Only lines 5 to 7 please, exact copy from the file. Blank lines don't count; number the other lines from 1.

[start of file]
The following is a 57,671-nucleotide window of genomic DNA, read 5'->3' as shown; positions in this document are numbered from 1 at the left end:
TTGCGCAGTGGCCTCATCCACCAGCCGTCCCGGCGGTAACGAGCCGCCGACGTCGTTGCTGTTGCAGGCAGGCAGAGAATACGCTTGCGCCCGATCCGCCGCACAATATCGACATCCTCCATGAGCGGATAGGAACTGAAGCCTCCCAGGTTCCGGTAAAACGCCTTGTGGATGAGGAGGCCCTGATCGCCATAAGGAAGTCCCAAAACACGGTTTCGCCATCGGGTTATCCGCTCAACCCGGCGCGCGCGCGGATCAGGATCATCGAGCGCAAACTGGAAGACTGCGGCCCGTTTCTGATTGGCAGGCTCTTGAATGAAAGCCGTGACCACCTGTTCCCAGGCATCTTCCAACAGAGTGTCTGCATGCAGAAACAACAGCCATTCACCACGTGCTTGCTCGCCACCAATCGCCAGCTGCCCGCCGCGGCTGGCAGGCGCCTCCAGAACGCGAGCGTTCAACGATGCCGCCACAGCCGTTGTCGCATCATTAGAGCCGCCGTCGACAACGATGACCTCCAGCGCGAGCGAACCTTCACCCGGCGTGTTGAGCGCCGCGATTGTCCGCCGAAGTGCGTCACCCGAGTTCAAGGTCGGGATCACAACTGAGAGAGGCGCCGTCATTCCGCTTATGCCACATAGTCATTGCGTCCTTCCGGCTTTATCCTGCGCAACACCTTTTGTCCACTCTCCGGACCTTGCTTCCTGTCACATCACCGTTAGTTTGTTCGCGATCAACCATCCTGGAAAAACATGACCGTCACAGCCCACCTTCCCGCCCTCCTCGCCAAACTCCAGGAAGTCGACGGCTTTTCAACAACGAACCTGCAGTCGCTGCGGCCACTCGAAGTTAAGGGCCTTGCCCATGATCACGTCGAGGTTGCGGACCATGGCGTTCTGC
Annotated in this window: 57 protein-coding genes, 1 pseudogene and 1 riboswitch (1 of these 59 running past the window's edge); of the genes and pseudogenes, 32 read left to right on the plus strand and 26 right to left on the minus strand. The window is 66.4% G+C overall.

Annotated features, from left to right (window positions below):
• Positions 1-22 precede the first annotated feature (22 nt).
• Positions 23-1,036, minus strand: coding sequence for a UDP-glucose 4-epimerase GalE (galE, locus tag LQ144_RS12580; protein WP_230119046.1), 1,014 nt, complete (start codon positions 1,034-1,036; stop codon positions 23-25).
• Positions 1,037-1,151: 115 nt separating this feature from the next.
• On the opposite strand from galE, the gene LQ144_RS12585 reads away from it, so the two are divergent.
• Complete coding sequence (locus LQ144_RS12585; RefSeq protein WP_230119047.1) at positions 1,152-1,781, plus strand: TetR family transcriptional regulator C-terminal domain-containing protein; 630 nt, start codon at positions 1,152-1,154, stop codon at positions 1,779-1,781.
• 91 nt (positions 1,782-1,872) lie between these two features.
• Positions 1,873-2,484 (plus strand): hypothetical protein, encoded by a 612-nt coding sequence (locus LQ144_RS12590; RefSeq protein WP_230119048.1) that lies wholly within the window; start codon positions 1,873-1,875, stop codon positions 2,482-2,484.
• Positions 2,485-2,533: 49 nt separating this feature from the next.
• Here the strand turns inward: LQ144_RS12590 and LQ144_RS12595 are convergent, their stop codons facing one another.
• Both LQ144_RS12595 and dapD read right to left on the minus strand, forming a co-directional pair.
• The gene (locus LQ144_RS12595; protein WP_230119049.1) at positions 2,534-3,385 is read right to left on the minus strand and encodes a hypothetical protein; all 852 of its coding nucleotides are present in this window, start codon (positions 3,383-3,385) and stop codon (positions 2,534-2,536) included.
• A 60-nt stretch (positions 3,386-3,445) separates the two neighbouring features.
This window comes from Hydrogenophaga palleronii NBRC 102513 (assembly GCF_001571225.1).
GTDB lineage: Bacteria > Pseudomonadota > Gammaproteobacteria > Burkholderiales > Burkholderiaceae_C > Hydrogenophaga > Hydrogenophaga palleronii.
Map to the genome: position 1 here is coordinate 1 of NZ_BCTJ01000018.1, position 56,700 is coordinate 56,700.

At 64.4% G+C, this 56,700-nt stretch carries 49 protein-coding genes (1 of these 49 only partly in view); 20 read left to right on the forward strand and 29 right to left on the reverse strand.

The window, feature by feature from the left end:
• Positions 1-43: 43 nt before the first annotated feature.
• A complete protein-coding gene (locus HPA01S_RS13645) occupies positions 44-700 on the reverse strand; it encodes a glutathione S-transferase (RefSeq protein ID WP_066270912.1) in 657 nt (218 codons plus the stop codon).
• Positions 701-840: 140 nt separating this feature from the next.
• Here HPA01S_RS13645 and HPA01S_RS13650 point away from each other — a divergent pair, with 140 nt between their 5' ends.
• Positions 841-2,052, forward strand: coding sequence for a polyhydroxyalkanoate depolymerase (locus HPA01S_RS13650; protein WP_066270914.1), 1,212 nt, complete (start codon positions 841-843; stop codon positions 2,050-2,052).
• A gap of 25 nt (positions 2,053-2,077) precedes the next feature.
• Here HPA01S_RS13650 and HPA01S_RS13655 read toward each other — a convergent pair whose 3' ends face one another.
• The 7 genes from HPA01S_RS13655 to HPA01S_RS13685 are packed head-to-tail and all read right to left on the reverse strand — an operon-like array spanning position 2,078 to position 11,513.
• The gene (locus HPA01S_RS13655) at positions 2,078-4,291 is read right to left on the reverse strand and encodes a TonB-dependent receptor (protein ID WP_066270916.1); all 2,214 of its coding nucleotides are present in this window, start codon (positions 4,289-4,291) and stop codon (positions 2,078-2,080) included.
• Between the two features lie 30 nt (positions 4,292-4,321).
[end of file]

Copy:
• Positions 1-22 precede the first annotated feature (22 nt).
• Positions 23-1,036, minus strand: coding sequence for a UDP-glucose 4-epimerase GalE (galE, locus tag LQ144_RS12580; protein WP_230119046.1), 1,014 nt, complete (start codon positions 1,034-1,036; stop codon positions 23-25).
• Positions 1,037-1,151: 115 nt separating this feature from the next.